Autonomous Cars Will be on California Roads in 2018 — Without Human Drivers

Level 5 autonomy is coming to save lives; will the federal government help or hinder it?

10. 12. 17 by Karla Lant
Waymo/Twitter
Image by Waymo/Twitter

Autonomous Cars Hit the Road

Autonomous cars are already on the road in California, as 42 companies including General Motors, Google/Waymo and Zoox are testing 285 self-driving cars in various cities. However, thus far, all of them have had humans inside them at all times. That’s about to change.

At the moment, requirements promulgated by the California Department of Motor Vehicles insist on the human driver for safety reasons. However, at some point that flesh and blood security blanket has to go in order to achieve truly reliable, proven autonomous technology. With this line of thinking in mind, the DMV released a proposal for updating the regulations for autonomous vehicles. The changes would allow companies to deploy autonomous vehicles without drivers on public roads, and they should be in place by June of 2018, if not sooner.

Image Credit: zombieite/Flickr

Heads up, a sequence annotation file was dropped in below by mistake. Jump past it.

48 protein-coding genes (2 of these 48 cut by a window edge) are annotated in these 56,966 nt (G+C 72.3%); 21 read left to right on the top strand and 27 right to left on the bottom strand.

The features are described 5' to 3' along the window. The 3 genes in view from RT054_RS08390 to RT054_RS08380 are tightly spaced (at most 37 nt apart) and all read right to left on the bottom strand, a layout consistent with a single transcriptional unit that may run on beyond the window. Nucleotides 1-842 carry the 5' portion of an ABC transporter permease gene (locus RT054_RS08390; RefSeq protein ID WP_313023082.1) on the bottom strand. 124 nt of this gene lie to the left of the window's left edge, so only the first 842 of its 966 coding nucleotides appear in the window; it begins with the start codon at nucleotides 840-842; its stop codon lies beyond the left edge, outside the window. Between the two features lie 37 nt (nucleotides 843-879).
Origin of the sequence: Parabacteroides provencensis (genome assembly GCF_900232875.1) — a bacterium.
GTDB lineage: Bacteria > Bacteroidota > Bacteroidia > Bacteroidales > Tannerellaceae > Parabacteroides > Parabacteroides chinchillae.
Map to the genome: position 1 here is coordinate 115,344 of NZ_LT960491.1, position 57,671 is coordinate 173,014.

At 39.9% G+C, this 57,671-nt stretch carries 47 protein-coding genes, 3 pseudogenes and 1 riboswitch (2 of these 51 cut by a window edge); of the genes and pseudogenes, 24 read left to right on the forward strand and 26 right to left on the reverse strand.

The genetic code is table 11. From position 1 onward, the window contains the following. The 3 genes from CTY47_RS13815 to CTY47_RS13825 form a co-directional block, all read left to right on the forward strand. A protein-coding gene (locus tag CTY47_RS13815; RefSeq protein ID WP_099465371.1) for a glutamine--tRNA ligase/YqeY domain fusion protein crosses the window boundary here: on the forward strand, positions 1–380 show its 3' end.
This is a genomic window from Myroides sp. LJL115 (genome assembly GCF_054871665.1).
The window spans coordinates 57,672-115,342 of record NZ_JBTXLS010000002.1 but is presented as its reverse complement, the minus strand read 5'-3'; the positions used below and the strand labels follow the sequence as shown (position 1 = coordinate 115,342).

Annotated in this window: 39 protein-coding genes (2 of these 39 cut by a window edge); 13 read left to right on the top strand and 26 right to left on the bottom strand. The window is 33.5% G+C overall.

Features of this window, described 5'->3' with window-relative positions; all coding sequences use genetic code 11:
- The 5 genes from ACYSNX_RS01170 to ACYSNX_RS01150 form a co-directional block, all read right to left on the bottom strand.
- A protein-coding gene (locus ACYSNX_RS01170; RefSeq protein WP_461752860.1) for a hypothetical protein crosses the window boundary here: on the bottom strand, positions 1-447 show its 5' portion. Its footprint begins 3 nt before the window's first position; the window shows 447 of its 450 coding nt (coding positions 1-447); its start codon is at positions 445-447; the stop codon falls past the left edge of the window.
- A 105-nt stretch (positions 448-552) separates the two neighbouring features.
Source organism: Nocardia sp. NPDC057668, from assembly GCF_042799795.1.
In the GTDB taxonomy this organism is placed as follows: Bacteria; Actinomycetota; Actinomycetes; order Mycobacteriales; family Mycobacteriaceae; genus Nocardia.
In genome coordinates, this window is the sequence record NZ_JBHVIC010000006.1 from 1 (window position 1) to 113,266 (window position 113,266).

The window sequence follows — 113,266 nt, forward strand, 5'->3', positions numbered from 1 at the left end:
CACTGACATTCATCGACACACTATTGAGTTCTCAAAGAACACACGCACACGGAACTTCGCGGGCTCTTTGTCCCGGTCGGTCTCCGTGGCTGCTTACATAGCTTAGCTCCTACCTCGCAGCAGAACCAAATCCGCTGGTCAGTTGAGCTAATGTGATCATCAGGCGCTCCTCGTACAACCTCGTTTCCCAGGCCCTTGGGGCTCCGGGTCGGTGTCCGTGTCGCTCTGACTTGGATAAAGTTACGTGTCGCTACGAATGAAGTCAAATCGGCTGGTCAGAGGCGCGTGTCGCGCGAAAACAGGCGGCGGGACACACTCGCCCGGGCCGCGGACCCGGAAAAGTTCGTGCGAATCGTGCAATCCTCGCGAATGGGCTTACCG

Meanwhile, Congress is slowly making progress around the issue of autonomous
vehicles. California has always served as a sort of laboratory for testing innovative laws, especially in the realm of tech. If California has driverless cars on the road before Congress acts in a definitive way, and these trials go well, it may well determine what comes next.

California’s new regulations also raise the price of testing permits from $150 a year to $3,600 for two years, and prohibit testing companies from charging riders fees for being passengers in testing vehicles. They also require testing companies to notify local authorities about any tests they undertake without drivers, including providing them with specific details about which roads and vehicles will be involved in the testing.

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There is always the chance that the federal government will either refuse to follow California’s example or act before there’s an example to follow. If they set national rules for autonomous vehicles, state laws like the new California regulations will be preempted. However, if we’ve seen anything as we’ve navigated the quickly-changing autonomous driving landscape, it’s that predictions often fail — so we’ll just have to wait and see where the (driverless) road takes us.


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